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Functions in Elm

Elm is the simplest language I know. Whenever possible, there's only one way of doing things.

Functions in elm can only take one argument. For example:

\n -> n + 1

That function takes one number, called n and returns the next number. The function is an anonymous function, but we can give it a name:

addOne = \n -> n + 1

Remember that in elm there's only one way of doing things? Well, this is an exception, because we can also define the function addOne the following way:

addOne n = n + 1

We can annotate the type for the function addOne as:

addOne : Int -> Int

This means that it takes any value of type Int and returns an Int.


"But wait," you may be thinking, "what's the point of a language where functions can take only one argument? That's useless!"

Actually, that follows from the "only one way of doing things" premise. As it turns out, we can define a function that takes two arguments using two functions that take only one argument each. For example, we can define a function that takes an Int, and returns a function that takes another Int and returns an Int.

add = \n -> \m -> n + m

This function can also be written:

add = \n m -> n + m
add n m = n + m

How would we annotate the type for add?

add : Int -> (Int -> Int)

As it turns out, the -> (a.k.a. arrow) is right associative, which means that whenever a type expression using arrows has no parenthesis, the compiler infers parenthesis from right to left.

That's confusing, so let's see some examples. The following types are equivalent:

add : Int -> (Int -> Int)
add : Int -> Int -> Int

We can also take any function from the elm/core library as an example. For example, Maybe.map:

map : (a -> b) -> Maybe a -> Maybe b
map : (a -> b) -> (Maybe a -> Maybe b)

This also applies to functions that take more arguments:

f : a -> b -> c -> d -> e -> f
f : a -> (b -> (c -> (d -> (e -> f))))

Calling functions in elm is easy, we just say the name of the function and the argument, separated by a space:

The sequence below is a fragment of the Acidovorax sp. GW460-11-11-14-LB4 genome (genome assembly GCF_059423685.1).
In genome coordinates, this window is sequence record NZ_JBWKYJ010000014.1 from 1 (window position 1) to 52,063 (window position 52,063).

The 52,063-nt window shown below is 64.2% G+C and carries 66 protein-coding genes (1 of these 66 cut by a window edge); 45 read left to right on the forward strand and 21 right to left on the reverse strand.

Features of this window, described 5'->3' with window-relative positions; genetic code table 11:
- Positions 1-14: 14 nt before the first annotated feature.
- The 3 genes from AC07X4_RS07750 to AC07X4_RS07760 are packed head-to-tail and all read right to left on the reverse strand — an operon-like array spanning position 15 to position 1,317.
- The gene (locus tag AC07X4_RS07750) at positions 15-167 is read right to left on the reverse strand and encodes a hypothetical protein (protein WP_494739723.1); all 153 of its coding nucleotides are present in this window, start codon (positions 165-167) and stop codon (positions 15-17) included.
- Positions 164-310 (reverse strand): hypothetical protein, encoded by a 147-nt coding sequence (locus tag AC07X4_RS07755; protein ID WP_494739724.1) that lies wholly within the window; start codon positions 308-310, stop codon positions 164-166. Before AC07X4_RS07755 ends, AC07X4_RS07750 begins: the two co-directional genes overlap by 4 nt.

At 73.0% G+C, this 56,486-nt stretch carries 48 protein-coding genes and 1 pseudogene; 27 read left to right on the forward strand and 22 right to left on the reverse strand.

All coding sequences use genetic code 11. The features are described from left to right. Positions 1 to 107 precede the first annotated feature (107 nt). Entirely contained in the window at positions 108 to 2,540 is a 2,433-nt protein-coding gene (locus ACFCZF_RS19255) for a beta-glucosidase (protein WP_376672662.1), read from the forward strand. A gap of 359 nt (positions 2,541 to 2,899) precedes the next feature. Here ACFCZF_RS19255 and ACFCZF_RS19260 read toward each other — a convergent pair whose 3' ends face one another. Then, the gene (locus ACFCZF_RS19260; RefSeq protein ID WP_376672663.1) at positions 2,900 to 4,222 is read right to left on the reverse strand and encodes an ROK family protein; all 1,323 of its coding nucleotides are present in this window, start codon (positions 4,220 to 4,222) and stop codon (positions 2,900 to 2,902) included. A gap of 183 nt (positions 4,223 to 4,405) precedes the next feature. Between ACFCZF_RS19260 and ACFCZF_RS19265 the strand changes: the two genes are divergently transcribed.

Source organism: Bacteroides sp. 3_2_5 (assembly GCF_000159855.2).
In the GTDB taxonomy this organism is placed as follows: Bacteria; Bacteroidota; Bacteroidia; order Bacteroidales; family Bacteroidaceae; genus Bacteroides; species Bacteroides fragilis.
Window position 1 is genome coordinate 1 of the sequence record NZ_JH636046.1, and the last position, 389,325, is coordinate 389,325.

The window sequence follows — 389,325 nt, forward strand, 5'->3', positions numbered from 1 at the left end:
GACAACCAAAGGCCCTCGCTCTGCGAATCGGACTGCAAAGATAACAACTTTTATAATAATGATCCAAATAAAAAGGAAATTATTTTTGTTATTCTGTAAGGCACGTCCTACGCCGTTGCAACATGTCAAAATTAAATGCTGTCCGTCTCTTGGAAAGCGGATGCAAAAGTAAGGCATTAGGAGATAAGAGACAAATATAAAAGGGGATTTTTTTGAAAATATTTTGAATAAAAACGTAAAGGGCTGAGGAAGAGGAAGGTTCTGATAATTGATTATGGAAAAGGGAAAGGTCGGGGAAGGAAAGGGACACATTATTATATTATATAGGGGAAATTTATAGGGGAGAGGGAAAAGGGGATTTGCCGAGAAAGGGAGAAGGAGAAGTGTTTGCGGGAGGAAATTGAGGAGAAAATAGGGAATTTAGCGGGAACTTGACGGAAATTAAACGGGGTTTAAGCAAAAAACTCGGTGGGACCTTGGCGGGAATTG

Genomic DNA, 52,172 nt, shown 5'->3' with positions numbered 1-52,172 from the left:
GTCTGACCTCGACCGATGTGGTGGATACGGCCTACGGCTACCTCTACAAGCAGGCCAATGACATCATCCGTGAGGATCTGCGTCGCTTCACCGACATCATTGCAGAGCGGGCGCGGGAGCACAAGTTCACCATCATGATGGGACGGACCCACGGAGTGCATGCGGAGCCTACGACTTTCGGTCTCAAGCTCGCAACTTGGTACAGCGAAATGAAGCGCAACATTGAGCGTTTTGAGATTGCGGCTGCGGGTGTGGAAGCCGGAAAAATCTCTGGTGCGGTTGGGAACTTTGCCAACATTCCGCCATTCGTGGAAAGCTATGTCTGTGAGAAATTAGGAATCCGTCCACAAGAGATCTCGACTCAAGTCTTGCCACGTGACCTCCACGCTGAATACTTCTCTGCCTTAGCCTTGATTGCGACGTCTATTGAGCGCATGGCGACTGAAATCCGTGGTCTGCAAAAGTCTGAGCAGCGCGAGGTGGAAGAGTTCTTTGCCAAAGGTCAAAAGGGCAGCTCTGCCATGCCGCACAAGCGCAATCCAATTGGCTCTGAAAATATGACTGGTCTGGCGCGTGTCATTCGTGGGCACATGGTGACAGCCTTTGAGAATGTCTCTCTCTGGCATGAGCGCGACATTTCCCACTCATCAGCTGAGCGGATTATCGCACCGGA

addOne 2 -- returns 3

All functions take only one argument, so that's all there is to know when calling functions.

A function like add, that returns a function, can be called like this:

add 1 -- returns a function equivalent to addOne: \m -> 1 + m
(add 1) 2 -- returns 3

In the last line, we got a function from calling add 1 and then we called that function with the argument 2. As it turns out, function call is left associative, which means that whenever parenthesis are missing, the compiler places them from left to right.

That's confusing again, so we'll see some examples. The following are equivalent:

add 1 2
(add 1) 2

Maybe.map addOne (Just 2)
(Maybe.map addOne) (Just 2)

f a b c d e
((((f a) b) c) d) e

Appendix: Currying

In Javascript, when we have a function that takes several arguments we can convert them into a function that takes one argument and returns a function that takes another argument and returns a...

For example:

function addTakingTwoArguments(x, y) {
    return x + y;
}

addTakingTwoArguments(1, 2) // returns 3

function addTakingOneArgument(x) {
    return function(y) {
        return x + y;
    }
}

addTakingOneArgument(1)(2) // returns 3

The add function we wrote in elm is equivalent to addTakingOneArgument. The first function, addTakingTwoArguments, is impossible to write in elm, because all functions take only one argument!

The process of converting addTakingTwoArguments to addTakingOneArgument is called currying (named after Haskell Curry). One could say that all functions in elm are curried by default. In the elm community we usually don't use fancy names that might be confusing, that's why you probably won't hear about currying in the official guide, or in tutorials. I only mention it here because "currying" is a term common enough that you may have already heard it somewhere!

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